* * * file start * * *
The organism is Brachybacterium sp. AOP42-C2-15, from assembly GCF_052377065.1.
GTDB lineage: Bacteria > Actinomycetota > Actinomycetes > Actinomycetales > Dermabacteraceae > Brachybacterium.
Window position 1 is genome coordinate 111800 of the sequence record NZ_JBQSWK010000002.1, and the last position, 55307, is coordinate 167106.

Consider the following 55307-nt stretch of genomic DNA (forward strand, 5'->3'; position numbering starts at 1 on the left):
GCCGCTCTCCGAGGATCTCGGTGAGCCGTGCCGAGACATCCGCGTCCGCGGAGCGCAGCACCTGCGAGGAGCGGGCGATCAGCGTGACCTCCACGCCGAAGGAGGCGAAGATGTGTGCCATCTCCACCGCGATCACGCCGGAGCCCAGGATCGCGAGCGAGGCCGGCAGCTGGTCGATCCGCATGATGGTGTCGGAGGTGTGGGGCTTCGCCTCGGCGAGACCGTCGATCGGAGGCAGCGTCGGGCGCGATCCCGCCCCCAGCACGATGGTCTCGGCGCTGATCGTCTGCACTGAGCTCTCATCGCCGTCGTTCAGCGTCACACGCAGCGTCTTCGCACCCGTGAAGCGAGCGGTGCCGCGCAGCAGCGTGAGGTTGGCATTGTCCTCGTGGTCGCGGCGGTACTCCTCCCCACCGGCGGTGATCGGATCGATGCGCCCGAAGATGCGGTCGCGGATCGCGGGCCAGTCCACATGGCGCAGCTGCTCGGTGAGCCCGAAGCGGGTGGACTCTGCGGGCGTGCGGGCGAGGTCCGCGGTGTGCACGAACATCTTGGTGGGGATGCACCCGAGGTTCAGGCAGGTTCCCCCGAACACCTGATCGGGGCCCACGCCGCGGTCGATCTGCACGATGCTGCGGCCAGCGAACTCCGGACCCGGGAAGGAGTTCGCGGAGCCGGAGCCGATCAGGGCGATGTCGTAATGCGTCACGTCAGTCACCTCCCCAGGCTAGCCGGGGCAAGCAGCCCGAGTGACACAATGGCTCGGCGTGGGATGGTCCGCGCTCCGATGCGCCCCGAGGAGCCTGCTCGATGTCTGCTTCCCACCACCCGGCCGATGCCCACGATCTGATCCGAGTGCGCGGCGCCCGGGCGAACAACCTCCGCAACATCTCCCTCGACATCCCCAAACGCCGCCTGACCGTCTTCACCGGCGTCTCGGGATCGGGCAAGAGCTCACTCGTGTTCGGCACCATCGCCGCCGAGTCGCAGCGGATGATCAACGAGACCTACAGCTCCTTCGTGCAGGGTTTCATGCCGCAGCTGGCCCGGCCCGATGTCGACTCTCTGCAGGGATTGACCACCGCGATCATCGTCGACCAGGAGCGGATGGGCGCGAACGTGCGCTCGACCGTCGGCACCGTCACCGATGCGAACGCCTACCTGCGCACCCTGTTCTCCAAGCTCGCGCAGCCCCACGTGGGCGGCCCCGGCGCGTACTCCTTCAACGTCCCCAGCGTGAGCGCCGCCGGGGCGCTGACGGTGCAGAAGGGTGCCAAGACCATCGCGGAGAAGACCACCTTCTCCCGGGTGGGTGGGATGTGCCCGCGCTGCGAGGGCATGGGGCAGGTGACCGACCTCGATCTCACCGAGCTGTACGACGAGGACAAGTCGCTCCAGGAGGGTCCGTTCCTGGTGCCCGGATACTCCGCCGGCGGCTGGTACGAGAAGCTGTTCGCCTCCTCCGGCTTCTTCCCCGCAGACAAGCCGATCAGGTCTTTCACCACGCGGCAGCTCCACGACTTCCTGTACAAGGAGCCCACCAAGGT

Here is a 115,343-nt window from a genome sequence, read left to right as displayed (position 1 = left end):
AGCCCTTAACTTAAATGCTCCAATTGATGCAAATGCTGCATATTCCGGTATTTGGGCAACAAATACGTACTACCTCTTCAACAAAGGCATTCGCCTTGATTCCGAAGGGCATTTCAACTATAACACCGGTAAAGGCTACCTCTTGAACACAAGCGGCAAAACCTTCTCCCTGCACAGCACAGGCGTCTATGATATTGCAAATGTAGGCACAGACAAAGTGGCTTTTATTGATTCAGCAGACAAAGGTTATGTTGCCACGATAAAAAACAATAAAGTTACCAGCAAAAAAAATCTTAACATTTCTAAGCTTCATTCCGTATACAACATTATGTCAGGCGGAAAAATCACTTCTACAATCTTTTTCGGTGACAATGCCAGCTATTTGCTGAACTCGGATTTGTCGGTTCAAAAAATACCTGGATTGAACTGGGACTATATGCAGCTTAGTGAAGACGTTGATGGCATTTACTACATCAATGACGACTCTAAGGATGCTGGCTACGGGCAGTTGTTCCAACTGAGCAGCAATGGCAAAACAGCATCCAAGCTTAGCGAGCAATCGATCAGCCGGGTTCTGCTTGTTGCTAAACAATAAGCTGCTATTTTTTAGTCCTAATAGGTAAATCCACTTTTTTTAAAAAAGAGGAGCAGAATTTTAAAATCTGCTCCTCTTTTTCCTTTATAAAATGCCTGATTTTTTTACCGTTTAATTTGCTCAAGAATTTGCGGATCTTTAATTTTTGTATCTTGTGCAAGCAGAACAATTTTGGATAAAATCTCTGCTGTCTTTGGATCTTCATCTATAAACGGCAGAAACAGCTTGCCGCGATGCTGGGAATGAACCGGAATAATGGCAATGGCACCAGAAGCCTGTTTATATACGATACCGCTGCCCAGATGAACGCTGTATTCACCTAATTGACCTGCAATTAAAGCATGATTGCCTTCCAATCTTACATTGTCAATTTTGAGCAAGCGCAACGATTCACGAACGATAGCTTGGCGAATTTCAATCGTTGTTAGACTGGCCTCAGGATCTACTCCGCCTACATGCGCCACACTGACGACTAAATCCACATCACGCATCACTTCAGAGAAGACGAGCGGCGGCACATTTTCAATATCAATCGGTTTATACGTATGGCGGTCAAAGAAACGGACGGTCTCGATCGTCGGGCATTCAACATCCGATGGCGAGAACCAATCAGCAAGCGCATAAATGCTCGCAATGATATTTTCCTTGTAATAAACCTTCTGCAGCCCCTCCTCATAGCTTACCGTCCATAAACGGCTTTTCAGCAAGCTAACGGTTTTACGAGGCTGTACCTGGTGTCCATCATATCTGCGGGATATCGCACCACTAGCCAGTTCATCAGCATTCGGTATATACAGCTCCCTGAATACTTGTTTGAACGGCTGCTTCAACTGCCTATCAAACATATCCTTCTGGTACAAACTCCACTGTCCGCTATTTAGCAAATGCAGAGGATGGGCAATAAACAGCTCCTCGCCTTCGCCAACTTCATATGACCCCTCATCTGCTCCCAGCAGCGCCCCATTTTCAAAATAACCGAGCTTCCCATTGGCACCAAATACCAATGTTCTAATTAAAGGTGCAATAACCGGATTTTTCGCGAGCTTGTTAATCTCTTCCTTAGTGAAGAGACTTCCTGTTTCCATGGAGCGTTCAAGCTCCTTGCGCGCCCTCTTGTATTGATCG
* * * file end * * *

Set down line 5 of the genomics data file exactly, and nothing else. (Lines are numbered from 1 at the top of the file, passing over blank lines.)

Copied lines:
GCCGCTCTCCGAGGATCTCGGTGAGCCGTGCCGAGACATCCGCGTCCGCGGAGCGCAGCACCTGCGAGGAGCGGGCGATCAGCGTGACCTCCACGCCGAAGGAGGCGAAGATGTGTGCCATCTCCACCGCGATCACGCCGGAGCCCAGGATCGCGAGCGAGGCCGGCAGCTGGTCGATCCGCATGATGGTGTCGGAGGTGTGGGGCTTCGCCTCGGCGAGACCGTCGATCGGAGGCAGCGTCGGGCGCGATCCCGCCCCCAGCACGATGGTCTCGGCGCTGATCGTCTGCACTGAGCTCTCATCGCCGTCGTTCAGCGTCACACGCAGCGTCTTCGCACCCGTGAAGCGAGCGGTGCCGCGCAGCAGCGTGAGGTTGGCATTGTCCTCGTGGTCGCGGCGGTACTCCTCCCCACCGGCGGTGATCGGATCGATGCGCCCGAAGATGCGGTCGCGGATCGCGGGCCAGTCCACATGGCGCAGCTGCTCGGTGAGCCCGAAGCGGGTGGACTCTGCGGGCGTGCGGGCGAGGTCCGCGGTGTGCACGAACATCTTGGTGGGGATGCACCCGAGGTTCAGGCAGGTTCCCCCGAACACCTGATCGGGGCCCACGCCGCGGTCGATCTGCACGATGCTGCGGCCAGCGAACTCCGGACCCGGGAAGGAGTTCGCGGAGCCGGAGCCGATCAGGGCGATGTCGTAATGCGTCACGTCAGTCACCTCCCCAGGCTAGCCGGGGCAAGCAGCCCGAGTGACACAATGGCTCGGCGTGGGATGGTCCGCGCTCCGATGCGCCCCGAGGAGCCTGCTCGATGTCTGCTTCCCACCACCCGGCCGATGCCCACGATCTGATCCGAGTGCGCGGCGCCCGGGCGAACAACCTCCGCAACATCTCCCTCGACATCCCCAAACGCCGCCTGACCGTCTTCACCGGCGTCTCGGGATCGGGCAAGAGCTCACTCGTGTTCGGCACCATCGCCGCCGAGTCGCAGCGGATGATCAACGAGACCTACAGCTCCTTCGTGCAGGGTTTCATGCCGCAGCTGGCCCGGCCCGATGTCGACTCTCTGCAGGGATTGACCACCGCGATCATCGTCGACCAGGAGCGGATGGGCGCGAACGTGCGCTCGACCGTCGGCACCGTCACCGATGCGAACGCCTACCTGCGCACCCTGTTCTCCAAGCTCGCGCAGCCCCACGTGGGCGGCCCCGGCGCGTACTCCTTCAACGTCCCCAGCGTGAGCGCCGCCGGGGCGCTGACGGTGCAGAAGGGTGCCAAGACCATCGCGGAGAAGACCACCTTCTCCCGGGTGGGTGGGATGTGCCCGCGCTGCGAGGGCATGGGGCAGGTGACCGACCTCGATCTCACCGAGCTGTACGACGAGGACAAGTCGCTCCAGGAGGGTCCGTTCCTGGTGCCCGGATACTCCGCCGGCGGCTGGTACGAGAAGCTGTTCGCCTCCTCCGGCTTCTTCCCCGCAGACAAGCCGATCAGGTCTTTCACCACGCGGCAGCTCCACGACTTCCTGTACAAGGAGCCCACCAAGGT